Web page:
Happy Veterans Day! What better way to start blogging at my new firm than to discuss one of my favorite topics. Our veterans deserve to be rewarded for their service to our country. Please share this post with a veteran that may benefit from a scenario I see all too often.

Those of you who have met with me or heard me speak to the public know how passionate I am about the VA Aid & Attendance program. It’s almost too good to be true. In short, the VA will provide a veteran (or the spouse of a veteran) up to $1949/month tax free to help pay for recurring medical expenses. Of course, there are very strict and complex standards which we help our clients work through. Here’s a typical fact pattern:

Joe and Betty have been married for 55 years and have always taken care of each other. Over the last two years Joe’s dementia has begun to rob him of some of his short term memory, but overall he is still capable of having a meaningful relationship with Betty. His needs have increased enough that he has an in-home aide three hours a day to help him with eating and toileting when Betty is too tired to continue her daily care giving. Their combined fixed income is low and almost all of it goes to paying the aide. For the first time in many years they are beginning to dip into principal and it is causing Betty, who is only now beginning to take over their finances, a lot of stress. She is worried that if Joe ends up in an assisted living facility or nursing home that she will become impoverished. In fact, her worries are well grounded in fact.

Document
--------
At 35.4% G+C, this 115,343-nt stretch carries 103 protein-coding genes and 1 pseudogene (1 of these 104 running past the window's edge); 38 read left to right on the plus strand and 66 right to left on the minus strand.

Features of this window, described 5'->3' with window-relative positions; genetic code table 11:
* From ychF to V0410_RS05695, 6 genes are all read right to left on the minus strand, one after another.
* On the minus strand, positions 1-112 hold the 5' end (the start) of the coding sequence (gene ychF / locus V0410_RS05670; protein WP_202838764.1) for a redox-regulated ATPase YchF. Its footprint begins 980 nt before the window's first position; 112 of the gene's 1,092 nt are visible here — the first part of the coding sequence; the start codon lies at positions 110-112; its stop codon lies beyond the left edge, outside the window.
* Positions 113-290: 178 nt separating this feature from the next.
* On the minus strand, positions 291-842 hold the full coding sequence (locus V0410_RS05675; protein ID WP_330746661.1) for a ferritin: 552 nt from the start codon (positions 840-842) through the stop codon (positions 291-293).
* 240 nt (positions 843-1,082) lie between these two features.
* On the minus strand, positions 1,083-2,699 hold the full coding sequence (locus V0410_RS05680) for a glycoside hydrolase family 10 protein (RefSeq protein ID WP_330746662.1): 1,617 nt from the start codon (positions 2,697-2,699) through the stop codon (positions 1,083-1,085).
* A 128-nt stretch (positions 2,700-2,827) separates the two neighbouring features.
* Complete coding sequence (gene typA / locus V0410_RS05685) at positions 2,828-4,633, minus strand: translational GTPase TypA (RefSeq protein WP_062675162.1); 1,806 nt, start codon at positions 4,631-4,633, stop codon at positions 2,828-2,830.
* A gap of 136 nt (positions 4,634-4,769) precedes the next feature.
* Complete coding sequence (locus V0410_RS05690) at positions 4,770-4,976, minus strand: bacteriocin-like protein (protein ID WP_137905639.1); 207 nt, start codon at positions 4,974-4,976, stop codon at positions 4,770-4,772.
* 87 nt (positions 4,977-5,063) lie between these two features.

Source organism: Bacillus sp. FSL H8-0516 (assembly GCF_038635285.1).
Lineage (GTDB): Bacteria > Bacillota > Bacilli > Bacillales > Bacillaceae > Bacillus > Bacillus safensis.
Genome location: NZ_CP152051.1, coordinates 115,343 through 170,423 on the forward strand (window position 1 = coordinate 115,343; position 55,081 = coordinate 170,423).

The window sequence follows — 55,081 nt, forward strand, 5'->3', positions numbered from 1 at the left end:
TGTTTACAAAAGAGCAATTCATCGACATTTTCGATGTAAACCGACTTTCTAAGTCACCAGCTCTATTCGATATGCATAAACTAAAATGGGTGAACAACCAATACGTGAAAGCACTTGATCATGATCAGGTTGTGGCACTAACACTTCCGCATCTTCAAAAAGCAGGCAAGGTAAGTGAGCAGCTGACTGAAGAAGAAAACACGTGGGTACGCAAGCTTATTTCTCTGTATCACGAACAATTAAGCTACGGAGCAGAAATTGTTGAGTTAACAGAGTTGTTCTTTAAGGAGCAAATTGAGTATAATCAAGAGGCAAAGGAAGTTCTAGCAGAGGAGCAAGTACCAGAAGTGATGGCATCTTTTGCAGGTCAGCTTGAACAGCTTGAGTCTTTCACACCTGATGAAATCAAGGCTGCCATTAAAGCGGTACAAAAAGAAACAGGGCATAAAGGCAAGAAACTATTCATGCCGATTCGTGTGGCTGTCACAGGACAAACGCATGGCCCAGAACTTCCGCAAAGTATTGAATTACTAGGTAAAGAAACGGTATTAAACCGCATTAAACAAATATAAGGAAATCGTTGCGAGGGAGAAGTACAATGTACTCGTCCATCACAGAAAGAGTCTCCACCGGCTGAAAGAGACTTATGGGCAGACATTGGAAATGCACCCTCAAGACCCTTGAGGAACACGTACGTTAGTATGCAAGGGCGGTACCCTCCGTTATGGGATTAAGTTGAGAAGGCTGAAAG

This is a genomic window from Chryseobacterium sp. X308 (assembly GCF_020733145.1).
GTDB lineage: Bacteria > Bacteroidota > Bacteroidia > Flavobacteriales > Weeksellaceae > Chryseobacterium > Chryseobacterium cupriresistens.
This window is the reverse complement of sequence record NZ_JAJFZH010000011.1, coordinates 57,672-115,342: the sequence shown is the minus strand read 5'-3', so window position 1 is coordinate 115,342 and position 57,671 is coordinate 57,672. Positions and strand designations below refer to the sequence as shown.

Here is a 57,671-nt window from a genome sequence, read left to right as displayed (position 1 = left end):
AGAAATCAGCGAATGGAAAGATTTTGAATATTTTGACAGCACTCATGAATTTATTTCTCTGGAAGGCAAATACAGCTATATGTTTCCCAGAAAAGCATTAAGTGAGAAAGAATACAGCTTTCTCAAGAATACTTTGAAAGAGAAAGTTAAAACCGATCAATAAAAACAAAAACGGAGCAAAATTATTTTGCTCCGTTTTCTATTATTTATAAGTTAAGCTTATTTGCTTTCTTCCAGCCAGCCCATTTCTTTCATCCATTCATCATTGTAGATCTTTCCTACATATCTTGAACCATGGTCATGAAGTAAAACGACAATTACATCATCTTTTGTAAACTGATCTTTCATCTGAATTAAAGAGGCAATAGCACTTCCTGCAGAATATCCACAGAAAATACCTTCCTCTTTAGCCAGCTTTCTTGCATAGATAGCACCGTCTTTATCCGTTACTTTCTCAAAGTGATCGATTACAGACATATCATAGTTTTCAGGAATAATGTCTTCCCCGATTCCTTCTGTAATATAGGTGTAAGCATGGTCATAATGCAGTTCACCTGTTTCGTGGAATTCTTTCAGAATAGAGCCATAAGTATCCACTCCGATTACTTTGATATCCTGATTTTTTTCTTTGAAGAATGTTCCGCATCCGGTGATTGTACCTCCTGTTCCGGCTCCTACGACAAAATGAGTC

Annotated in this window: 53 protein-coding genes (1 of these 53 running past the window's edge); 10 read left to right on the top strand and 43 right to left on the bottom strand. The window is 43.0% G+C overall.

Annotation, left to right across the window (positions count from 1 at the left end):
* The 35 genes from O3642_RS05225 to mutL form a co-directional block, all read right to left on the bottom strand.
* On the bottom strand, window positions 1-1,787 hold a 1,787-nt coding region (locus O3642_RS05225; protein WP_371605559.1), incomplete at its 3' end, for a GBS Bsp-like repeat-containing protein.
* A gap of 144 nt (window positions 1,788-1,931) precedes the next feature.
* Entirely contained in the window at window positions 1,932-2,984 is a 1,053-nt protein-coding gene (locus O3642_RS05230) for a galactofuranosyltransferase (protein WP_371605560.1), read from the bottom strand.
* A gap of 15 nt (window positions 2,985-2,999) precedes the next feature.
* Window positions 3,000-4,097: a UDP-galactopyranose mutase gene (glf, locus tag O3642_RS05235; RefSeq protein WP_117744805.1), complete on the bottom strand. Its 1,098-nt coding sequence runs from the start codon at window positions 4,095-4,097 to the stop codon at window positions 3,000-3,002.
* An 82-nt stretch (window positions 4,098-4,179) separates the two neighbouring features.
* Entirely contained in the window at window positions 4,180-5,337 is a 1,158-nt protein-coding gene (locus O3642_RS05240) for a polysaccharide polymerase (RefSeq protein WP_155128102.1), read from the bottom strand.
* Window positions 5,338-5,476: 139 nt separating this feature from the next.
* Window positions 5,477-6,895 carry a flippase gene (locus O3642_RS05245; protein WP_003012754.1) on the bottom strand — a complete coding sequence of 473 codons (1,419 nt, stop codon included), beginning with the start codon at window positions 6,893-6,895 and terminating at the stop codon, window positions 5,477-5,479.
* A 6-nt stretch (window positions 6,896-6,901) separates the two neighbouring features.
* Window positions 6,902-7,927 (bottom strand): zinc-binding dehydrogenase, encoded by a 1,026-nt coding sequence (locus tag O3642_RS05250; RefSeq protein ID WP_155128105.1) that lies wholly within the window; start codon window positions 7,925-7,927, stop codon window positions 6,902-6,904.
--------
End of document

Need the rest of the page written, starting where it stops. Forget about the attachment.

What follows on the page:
I explained to Joe and Betty that we can create a plan for them that will serve three purposes: First, our plan will allow Joe and Betty to qualify for $1,949/month, which will allow them to stop using principal for the time being. Second, our plan will protect their assets and allow them to apply for Medicaid before Betty is impoverished by paying for Joe’s care. Based on Joe’s prognosis, he will probably be able to live at home for at least three more years. Thereafter, if he needs to move to an assisted living facility he will need to pay for some time before Medicaid will provide for him. During that time the VA benefit will continue to help pay for his care. Betty will be able to hold on to most of her assets so that she has options as her health declines. Finally, as part of the plan we will execute their important estate planning documents, allowing them to choose who cares for them during their lives and how their assets are handled upon their death.

Joe and Betty sought advice at the right time – before they diminished their savings and before Joe lost legal capacity.

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